Techradar.com discusses the behemoth software maker’s struggle for survival.
Microsoft is still making enormous sums of money, but cracks are appearing in its $16 billion Windows business. The death of XP has been postponed several times â€“ the current rash of ultra-small, ultra-cheap laptops don’t have the horsepower to run Vista â€“ and while Microsoft claims to have sold 180 million Vista licences, many of those licences are for machines running XP.
As Jane Bradburn of HP Australia told reporters in July, “From 30 June, we have no longer been able to ship a PC with an XP licence. However, what we have been able to do [is] to ship PCs with a Vista business licence but with XP pre- loaded. That is still the majority of business PCs we are selling today.”
There’s no compelling reason for users to upgrade: Vista requires more powerful hardware than XP, and it’s been plagued by driver problems and incompatibilities. As a result, it’s faced an avalanche of bad publicity â€“ some of it deservedly so, as users found that their devices didn’t work.
The bad publicity isn’t helping enterprise adoption. According to Forrester analyst Ben Gray, “Desktop operations professionals tell Forrester that they see the value in standardising on Vista, but many are having a hard time convincing their CIOs that the move isn’t a risky bet, given the mixed reaction it’s received in the press and the speculation surrounding what to expect after Vista.” Forrester reports that 8.8 per cent of enterprise customers have migrated to Vista; 87 per cent are still running XP.
The ‘mixed reaction’ has been a gift for Apple, whose ‘Mac vs PC’ campaign mocked Microsoft ruthlessly. The ads worked: according to BMO Capital Markets analyst Keith Bachman, “More than 50 per cent of customers buying Macs in Apple stores are first time buyers.” …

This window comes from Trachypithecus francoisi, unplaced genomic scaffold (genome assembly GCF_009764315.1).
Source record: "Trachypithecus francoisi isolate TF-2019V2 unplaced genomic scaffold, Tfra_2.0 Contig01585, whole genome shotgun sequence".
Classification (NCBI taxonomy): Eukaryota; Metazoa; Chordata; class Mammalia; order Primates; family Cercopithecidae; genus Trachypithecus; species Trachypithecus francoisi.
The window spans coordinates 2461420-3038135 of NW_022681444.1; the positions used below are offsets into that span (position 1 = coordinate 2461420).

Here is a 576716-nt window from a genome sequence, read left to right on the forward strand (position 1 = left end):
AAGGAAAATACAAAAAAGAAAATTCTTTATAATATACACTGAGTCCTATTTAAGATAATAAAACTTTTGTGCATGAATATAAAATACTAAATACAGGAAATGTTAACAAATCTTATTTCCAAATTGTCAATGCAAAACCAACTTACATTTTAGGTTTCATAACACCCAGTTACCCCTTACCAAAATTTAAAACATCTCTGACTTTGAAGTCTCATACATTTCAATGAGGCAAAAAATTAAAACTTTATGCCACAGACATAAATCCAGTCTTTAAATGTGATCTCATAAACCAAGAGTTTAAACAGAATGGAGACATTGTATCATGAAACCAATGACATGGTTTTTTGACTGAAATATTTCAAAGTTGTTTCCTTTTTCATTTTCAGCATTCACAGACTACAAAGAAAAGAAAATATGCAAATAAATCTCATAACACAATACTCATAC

So has Microsoft lost it? A company with 93 per cent of the worldwide operating system market, rising revenues, a $60billion turnover and around $22.49billion in operating income is hardly struggling. However, the world in which Microsoft operates is changing dramatically, and Microsoft knows it. …
Microsoft is fighting back on multiple fronts. It’s “developing versions of our products with basic functionality that are sold at lower prices than standard versions”, but more importantly it’s chucking enormous sums of money at things that may or may not work. …
To many observers, the way in which Microsoft’s online division is haemorrhaging cash is a sign that Microsoft has missed the boat â€“ but the ‘let’s throw money at this until it works’ approach has worked in the past for Windows, Office, Internet Explorer and Xbox, none of which were immediately successful. Microsoft may not be the leader in search, cloud computing or mobile phones, but the combination of determination and deep pockets is a powerful one.
Hat tip to Meaningless Hot Air.